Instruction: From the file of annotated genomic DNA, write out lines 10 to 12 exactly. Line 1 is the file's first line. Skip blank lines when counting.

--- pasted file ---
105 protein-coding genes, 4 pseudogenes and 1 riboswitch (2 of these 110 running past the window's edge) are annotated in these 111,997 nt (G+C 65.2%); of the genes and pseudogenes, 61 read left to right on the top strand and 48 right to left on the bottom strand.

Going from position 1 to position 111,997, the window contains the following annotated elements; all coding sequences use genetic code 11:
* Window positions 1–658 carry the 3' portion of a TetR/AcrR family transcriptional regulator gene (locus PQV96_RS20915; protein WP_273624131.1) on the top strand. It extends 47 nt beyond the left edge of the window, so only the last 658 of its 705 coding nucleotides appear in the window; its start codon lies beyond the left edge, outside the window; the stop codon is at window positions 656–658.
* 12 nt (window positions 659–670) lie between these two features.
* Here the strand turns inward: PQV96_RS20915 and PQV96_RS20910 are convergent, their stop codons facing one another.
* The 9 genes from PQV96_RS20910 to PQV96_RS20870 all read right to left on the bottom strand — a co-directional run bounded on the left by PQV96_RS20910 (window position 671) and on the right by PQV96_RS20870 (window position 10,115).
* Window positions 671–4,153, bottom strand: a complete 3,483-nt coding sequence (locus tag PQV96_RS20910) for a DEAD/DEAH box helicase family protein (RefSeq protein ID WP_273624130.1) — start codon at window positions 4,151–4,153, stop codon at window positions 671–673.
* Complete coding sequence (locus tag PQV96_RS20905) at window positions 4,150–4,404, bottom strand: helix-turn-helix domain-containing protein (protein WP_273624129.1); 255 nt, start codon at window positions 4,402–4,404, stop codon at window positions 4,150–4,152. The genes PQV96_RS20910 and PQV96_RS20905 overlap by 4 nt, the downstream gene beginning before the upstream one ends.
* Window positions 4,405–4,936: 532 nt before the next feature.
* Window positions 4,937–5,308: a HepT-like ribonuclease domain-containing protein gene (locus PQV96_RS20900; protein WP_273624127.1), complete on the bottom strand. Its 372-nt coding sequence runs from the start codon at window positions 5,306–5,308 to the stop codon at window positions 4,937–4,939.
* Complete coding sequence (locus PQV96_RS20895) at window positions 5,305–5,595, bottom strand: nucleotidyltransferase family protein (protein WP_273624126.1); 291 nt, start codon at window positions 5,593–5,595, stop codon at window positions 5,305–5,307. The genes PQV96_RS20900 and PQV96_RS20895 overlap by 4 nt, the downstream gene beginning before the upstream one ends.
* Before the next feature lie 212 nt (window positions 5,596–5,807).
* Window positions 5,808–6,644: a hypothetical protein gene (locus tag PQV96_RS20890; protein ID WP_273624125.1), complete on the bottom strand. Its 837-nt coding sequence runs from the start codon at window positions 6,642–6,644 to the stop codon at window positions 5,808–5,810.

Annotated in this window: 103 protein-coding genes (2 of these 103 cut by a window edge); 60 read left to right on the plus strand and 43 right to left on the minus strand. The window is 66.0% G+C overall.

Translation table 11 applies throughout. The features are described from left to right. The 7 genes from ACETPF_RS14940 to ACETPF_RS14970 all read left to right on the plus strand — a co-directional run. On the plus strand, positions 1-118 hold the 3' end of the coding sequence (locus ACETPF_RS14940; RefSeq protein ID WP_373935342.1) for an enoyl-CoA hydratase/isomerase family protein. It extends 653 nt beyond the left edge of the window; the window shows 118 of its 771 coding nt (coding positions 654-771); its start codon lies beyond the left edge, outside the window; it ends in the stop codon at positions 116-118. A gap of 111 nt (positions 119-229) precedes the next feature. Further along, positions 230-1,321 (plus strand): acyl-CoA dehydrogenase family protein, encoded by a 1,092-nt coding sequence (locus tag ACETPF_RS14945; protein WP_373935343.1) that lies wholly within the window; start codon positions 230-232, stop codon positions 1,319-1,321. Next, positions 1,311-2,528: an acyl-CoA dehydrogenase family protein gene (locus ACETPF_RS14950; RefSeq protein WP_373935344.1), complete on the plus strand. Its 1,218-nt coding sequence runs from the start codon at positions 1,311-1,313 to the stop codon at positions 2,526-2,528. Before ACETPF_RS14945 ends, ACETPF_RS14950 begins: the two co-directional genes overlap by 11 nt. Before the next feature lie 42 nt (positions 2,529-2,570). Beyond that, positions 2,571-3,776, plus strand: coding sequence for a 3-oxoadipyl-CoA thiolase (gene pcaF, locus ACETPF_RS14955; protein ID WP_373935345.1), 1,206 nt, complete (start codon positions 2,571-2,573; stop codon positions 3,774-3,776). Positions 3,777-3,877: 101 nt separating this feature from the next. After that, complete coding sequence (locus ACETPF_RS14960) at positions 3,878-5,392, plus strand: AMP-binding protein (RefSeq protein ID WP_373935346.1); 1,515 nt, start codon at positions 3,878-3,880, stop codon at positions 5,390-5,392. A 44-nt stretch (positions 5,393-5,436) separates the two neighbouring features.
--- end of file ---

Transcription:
* Window positions 4,937–5,308: a HepT-like ribonuclease domain-containing protein gene (locus PQV96_RS20900; protein WP_273624127.1), complete on the bottom strand. Its 372-nt coding sequence runs from the start codon at window positions 5,306–5,308 to the stop codon at window positions 4,937–4,939.
* Complete coding sequence (locus PQV96_RS20895) at window positions 5,305–5,595, bottom strand: nucleotidyltransferase family protein (protein WP_273624126.1); 291 nt, start codon at window positions 5,593–5,595, stop codon at window positions 5,305–5,307. The genes PQV96_RS20900 and PQV96_RS20895 overlap by 4 nt, the downstream gene beginning before the upstream one ends.
* Before the next feature lie 212 nt (window positions 5,596–5,807).